Welcome back to The Interchange, where we take a look at the hottest fintech news of the previous week. If you want to receive The Interchange directly in your inbox every Sunday, head here to sign up! Due to the U.S. holiday, this is an abbreviated edition.
Buy now, pay later comeback
Both Klarna and Affirm — known primarily for their buy now, pay later businesses — revealed their quarterly results this week. And they did not disappoint.
Affirm reported that its fiscal first-quarter revenue grew 37% year over year to $497 million as gross merchandise volume increased 28% to $5.6 billion during the same period. And its stock got a big boost as a result, climbing as high as $27.16 on November 9. It lost some of those gains on November 10, though, and was trading just over $22 that afternoon.
Meanwhile, Klarna reported revenue of 6 billion Krona ($549.9 million), up about 30% from 4.6 billion Krona ($421.6 million) in the third quarter of 2022. The company also reported an operating result of 130 million Krona ($11.9 million), a massive improvement on the 2.12 billion Krona ($192.6 million) loss a year ago. (All currency conversions use current SEK-USD values.)
Both companies reported less delinquencies, meaning that they lost less money on people who did not make payments. It’s good news for both companies, and the space itself.
Speaking of Klarna, Alex and I teamed up to report on Klarna’s confirmation that it was moving toward an initial public offering. We went into what will happen next, and what could happen if IPOs are successful methods of raising capital again. Read more.
Reporter Annie Njanja has been keeping up with Flutterwave for over a year now since the African fintech company was accused by the Kenyan government of allegedly engaging in money laundering and fraud. This week, we got an update that the company is now off the hook after a court ruled that the country’s Asset Recovery Agency could withdraw its case against Flutterwave. Annie breaks it all down for you.
Mary Ann and Alex Wilhelm devoted some Equity time discussing encouraging signs they were seeing within the fintech industry. They touched on some mega-rounds, which we haven’t seen in a while. The pair also discussed Klarna’s solid third-quarter results, of which we spotted Simon Taylor’s take on X.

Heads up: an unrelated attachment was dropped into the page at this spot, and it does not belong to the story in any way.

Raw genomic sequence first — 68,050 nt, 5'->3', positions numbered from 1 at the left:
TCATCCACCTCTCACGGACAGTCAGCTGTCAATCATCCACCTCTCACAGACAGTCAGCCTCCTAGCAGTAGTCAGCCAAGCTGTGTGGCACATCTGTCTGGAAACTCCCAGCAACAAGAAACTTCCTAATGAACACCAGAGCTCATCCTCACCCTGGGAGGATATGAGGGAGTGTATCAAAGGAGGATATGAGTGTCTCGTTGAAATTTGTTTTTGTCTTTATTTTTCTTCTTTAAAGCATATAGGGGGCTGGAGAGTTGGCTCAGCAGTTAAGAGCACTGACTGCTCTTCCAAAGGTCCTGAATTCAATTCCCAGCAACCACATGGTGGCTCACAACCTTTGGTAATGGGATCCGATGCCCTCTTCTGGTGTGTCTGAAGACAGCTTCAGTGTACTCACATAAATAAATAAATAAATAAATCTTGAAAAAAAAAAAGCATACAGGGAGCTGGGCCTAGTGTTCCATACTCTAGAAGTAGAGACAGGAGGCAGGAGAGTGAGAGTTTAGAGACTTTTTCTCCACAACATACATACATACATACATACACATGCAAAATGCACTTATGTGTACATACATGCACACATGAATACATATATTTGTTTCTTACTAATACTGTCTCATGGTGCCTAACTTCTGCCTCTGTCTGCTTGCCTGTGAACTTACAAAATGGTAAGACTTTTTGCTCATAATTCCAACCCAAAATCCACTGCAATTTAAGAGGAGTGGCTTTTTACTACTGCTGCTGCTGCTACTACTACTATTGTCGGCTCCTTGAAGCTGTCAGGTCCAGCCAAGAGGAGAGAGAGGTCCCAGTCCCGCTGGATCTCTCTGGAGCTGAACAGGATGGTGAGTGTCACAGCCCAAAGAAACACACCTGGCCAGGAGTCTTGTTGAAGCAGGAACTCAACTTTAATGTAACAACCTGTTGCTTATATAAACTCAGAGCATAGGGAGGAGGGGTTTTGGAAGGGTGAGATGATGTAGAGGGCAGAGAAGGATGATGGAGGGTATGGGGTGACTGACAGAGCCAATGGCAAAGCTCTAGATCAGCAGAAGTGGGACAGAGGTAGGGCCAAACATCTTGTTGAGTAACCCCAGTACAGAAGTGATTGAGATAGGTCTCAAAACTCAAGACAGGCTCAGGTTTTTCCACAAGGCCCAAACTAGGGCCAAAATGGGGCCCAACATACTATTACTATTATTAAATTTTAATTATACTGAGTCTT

And now speaking of earnings, Klarna and Affirm were not the only ones with good news in the third quarter:
- Dave’s third-quarter net loss improved 47% quarter over quarter, while monthly transacting members increased 6% to 1.9 million.
- Flywire’s third-quarter revenue increased 29.5% year over year, with CEO Mike Massaro saying in a statement that the company “generated our highest quarter of revenue and adjusted EBITDA, ever.”
- Payoneer reported record revenue of $208 million for the quarter and experienced 5% active ideal customer profiles growth year over year.
- Over at Robinhood, the investment company reported total net revenue increased 29% year over year to $467 million as customer subscriptions grew to over 1.3 million, with 100,000 added just in the third quarter.
Meanwhile, good credit is not easy to come by, which is why some fintech companies have focused on setting children and teenagers up to succeed in this area. For example, in August, Greenlight launched its Greenlight Family Cash Mastercard. Now Step has one. CEO CJ MacDonald tweeted late last week that the company launched Step Black, a rewards card for the Gen Z set to build credit without debt. Via email, MacDonald touted that the card is the “world’s first secured Visa Signature rewards card” and amassed a waitlist of over 100,000 in the past two months. It is a 17-gram metal card with features like no minimum credit limit, $500 in annual perks and up to 8x cash back. You may remember that Step announced in May a 5% interest rate on its savings account, and Step Black holders will also get that rate up to $1 million FDIC-insured. — Christine
Other items we are reading:
PayByPhone has been acquired by Fleetcor, and it was acquired by Volkswagen in 2016.
Funding and M&A
As seen on TechCrunch
Enable, a platform for managing B2B rebates, is now worth $1B
Volante raises $66M for payments tech for banks and other legacy financial businesses
mogul club raises $3.6M toward its effort to make real estate investing more accessible